Greens. The lettuces did amazing this year. I planted a lot of lettuce in the spring (grown from seed and transplanted) and then fall greens (direct-sowed in August), which I harvested well into December as baby greens. The Swiss chard had a stellar year as well. I could hardly keep up with harvesting. They did have some leaf miner damage, but it was manageable.

Garlic harvest, July 18

Alliums. Great year for garlic (51 heads)! Some of those heads were humongous. The leeks did well too, I left an entire row for overwintering. And I have those Egyptian walking onions that show up all over my plot. They always do well and are delicious, shallot-type onions.

Kale, December 6

Brassicas. The only brassica I grew this year was kale. I started with three varieties: curly, Tuscan and Red Russian. I pulled the Red Russian because it was infested with flea beetles but the other ones did well. I only had one plant each in my plot, which was enough for my family’s needs as with my daughter now in college I am the only kale eater. There were some aphids, but very manageable. The Tuscan kale on my back porch stayed very small, I guess it need a bigger pot.

Porch herbs, May 24

Herbs. I had basil and parsley (and borage) in my plot. The parsley turned yellow after a while and died. This is the second year in a row this happened and I really want to know why. Another community gardener had the same experience. The porch herbs did great as usual, I had a ton of parsley and all the other common herbs. In late fall, I moved the two rosemary plants and the thyme inside to my kitchen and I still use them in my cooking.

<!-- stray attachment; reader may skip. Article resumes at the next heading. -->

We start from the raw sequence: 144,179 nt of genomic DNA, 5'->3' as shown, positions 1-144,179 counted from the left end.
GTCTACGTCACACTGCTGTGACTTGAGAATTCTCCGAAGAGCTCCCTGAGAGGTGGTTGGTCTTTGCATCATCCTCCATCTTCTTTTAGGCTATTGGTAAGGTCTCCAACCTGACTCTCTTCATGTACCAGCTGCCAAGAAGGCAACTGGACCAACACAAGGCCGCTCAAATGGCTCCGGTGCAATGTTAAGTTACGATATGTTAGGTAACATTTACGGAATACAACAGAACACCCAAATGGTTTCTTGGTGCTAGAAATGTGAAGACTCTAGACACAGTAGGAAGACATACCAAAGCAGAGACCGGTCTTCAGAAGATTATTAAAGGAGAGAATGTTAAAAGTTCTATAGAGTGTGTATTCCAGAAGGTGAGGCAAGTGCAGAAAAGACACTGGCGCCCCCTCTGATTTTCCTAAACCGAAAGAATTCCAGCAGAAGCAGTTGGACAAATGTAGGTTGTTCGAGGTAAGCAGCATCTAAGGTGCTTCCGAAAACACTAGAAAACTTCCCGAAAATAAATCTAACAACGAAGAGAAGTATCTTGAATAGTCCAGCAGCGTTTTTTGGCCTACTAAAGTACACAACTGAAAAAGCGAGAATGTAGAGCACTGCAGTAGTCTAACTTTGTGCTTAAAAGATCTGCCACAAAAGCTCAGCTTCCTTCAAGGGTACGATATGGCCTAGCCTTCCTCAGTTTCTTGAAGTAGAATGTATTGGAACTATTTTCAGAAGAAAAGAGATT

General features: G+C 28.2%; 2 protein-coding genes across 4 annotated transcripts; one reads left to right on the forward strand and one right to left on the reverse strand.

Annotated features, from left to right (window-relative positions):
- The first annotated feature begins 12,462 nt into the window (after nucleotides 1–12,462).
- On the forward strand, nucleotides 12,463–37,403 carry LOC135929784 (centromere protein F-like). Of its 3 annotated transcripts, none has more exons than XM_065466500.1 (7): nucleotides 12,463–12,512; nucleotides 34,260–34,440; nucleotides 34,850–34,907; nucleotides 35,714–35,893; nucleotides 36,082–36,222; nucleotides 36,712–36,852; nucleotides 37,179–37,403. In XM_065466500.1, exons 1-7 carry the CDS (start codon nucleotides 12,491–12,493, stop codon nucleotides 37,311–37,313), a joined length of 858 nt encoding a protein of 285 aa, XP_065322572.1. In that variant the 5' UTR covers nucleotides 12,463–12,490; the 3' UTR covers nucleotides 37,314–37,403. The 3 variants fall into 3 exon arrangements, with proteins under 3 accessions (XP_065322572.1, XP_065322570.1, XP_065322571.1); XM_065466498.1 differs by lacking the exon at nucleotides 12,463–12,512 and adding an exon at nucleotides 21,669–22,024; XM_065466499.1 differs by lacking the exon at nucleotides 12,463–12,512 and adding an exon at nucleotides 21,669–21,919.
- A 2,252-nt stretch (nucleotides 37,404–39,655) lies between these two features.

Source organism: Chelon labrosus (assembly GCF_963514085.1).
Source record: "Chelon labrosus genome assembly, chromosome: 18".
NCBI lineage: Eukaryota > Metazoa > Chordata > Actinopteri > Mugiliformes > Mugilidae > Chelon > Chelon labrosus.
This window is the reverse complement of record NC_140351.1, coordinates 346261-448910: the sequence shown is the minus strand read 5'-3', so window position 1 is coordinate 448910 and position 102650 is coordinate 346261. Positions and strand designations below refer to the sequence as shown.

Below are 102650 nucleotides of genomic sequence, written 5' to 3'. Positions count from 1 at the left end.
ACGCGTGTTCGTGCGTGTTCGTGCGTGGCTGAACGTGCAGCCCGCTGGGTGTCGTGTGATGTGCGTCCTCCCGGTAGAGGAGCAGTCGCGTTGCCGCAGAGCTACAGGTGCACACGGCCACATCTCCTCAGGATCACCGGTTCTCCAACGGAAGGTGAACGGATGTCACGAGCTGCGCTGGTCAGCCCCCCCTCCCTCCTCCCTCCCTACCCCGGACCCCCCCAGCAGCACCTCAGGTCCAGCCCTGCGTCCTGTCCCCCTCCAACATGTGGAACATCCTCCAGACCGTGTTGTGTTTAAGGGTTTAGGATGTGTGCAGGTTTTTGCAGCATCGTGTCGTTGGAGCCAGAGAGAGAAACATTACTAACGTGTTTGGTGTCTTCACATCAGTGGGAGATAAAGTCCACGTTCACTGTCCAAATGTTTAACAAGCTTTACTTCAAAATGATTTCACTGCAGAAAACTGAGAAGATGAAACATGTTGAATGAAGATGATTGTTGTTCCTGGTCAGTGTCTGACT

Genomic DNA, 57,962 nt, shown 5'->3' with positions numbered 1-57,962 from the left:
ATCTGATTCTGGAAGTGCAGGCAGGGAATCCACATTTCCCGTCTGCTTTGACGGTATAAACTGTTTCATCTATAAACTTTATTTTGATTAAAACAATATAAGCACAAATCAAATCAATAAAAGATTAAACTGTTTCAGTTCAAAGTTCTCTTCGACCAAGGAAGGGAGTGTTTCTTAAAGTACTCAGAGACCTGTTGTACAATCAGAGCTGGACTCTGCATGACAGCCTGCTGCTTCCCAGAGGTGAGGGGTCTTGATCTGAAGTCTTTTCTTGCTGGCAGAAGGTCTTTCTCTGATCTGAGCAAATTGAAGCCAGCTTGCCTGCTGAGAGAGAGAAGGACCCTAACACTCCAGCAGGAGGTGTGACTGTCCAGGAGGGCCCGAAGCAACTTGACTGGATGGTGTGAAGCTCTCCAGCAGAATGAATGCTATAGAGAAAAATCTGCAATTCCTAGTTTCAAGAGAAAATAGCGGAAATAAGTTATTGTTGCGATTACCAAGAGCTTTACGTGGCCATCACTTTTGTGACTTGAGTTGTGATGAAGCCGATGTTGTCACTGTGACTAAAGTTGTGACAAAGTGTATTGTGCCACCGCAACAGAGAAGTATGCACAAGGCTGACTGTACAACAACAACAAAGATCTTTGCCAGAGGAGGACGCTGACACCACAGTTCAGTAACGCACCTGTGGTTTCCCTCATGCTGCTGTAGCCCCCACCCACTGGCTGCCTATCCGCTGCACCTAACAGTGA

Rhubarb, April 12

Perennials. There are only two: asparagus and rhubarb. I have only a tiny asparagus patch but it did well. The rhubarb was very anemic and I did not dare to harvest any. I am not sure what is happening.

Baby Ping Tung eggplant, July 25

Porch. This year, as in previous years, I grew a lot of herbs on my porch. It is so nice to have your culinary herbs just a few steps away when you make dinner. I grew parsley (underplanted in two big pots growing tomatoes and peppers), sage, thyme oregano, rosemary, nasturtium (did not use them in cooking though), mint, chives. I also had radishes (which were amazing), lettuces (good), kale (not so great), hot peppers (great), eggplant (meh), Swiss chard (meh), tomatoes (meh). Next year, I will focus on herbs, greens, hot peppers and flowers.

(Mutant?) dahlia and asparagus greens, September 6

Flowers. Dahlias, cosmos, nasturtiums, marigolds in the garden; some dianthus and nasturtium on the porch. The dahlias were really late this year, so I was not able to enjoy them as long as in previous years. I will definitely plant more flowers next year.

October 30